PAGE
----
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buckwheat jammers with summer jam

April 20, 2014

buckwheat jammers // witchin' in the kitchen

It took us awhile to get here, but we finally made it. The moving boxes are completely unpacked and everything is in its place, mise en place, ready for creating. The energy is heavy with it, with the readiness. Projects are stirring, travels are calling, and hands are aching with the eagerness to be gripping, kneading, pulling, sculpting. Spring.

But there is so much to do and never enough time for the doing. Leading, inevitably, to impatience, stress, meltdowns. O tells me that everything doesn’t need to be done now (correct) and that maybe I should go for a walk outside (good idea). So I take a walk. Did you know that vitamin D actually can’t travel through windows? You have to go outside to soak in this essential nutrition from the sun. So I walk, or run, through the city, get a good cup of coffee or a sandwich, and I always, always feel better.

making buckwheat jammers // witchin' in the kitchen

With the new job and new commute from Baltimore to DC every day, there is never enough time to cook and bake as often as I’d like. But I am developing my tricks to get me through the week – freezer meals, family-style casseroles that with lunch leftovers baked in, and staples that can be combined into a quick dinner on a weeknight. And one of my new go-to’s is baking up a batch of muffins, scones, or biscuits on Sunday evening for breakfasts on the train during the week.

making buckwheat jammers // witchin' in the kitchen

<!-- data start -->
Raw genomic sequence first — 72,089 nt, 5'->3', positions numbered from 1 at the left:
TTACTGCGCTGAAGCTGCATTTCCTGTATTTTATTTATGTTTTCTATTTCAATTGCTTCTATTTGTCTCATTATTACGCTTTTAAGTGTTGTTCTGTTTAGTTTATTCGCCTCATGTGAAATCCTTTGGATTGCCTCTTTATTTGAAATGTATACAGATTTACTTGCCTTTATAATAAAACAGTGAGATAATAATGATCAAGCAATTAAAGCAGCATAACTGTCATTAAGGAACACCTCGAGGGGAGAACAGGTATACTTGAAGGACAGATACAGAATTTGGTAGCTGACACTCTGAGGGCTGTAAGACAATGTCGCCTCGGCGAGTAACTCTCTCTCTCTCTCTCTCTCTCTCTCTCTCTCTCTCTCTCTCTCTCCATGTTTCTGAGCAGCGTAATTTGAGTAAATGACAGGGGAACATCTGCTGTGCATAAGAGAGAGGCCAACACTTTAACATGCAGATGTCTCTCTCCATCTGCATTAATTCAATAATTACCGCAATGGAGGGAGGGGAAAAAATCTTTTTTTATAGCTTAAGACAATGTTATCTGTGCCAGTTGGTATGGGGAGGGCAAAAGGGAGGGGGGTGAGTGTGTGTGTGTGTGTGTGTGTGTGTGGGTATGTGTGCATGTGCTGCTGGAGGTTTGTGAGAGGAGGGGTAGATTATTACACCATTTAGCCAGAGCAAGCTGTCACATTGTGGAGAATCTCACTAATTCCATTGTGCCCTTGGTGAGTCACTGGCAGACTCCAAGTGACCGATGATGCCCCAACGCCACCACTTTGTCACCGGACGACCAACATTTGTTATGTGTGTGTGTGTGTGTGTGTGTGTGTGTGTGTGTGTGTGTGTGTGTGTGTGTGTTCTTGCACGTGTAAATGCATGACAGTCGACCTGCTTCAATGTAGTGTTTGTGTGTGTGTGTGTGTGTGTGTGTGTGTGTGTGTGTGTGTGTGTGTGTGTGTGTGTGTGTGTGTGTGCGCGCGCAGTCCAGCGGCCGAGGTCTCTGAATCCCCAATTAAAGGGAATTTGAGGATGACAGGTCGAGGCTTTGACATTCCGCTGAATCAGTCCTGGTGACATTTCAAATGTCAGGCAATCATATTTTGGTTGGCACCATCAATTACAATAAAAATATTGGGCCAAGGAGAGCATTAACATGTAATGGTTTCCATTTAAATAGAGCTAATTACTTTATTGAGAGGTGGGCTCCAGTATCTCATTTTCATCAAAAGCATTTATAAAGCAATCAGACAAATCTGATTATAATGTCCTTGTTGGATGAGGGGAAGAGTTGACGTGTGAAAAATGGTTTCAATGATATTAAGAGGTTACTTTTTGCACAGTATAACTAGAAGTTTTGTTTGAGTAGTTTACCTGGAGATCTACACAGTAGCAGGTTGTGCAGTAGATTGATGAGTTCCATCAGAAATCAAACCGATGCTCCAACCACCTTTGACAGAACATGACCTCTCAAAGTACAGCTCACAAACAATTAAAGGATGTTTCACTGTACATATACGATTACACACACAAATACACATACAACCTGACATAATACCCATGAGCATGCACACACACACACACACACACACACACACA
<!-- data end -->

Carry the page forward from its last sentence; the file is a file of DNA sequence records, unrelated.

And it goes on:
Enter the jammer – a flaky scone filled with a dollop of jam. It’s the commuter’s dream breakfast, with the all-so-necessary smidgen of jam tucked neatly inside the biscuit without worry for drips or a mess. And it’s substantial. By the time mid-morning rolls around and lunchtime is still two hours away, I reach for a jammer with the morning’s second cup of coffee, and it fills me up until my next meal.

buckwheat jammers // witchin' in the kitchen

The recipe is adapted from Grand Central Bakery’s infamous jammers in Seattle. I’ve subbed half of the white flour for buckwheat, which lends a nutty and buttery flavor and texture to the jammers. Definitely search for buckwheat flour if you can, and if all else fails, give whole wheat flour a go. Use whatever jam you have on hand – my favorites are dark berry jams, like blackberry, blueberry, and raspberry jams, that I put up last summer after our weekend berry-picking excursions. O’s favorite is strawberry.

buckwheat jammers // witchin' in the kitchen

buckwheat jammers

adapted from Grand Central Bakery

2 cups all-purpose flour
2 cups buckwheat flour
2 teaspoons baking powder
1 teaspoon sea salt
1 teaspoon baking soda
1 cup (2 sticks) cold, unsalted butter, cut into 1/2″ cubes
1 1/4 – 1 1/2 cold buttermilk (or whole milk with 1 tablespoon freshly-squeezed lemon juice mixed in)
about 1 cup of your favorite jam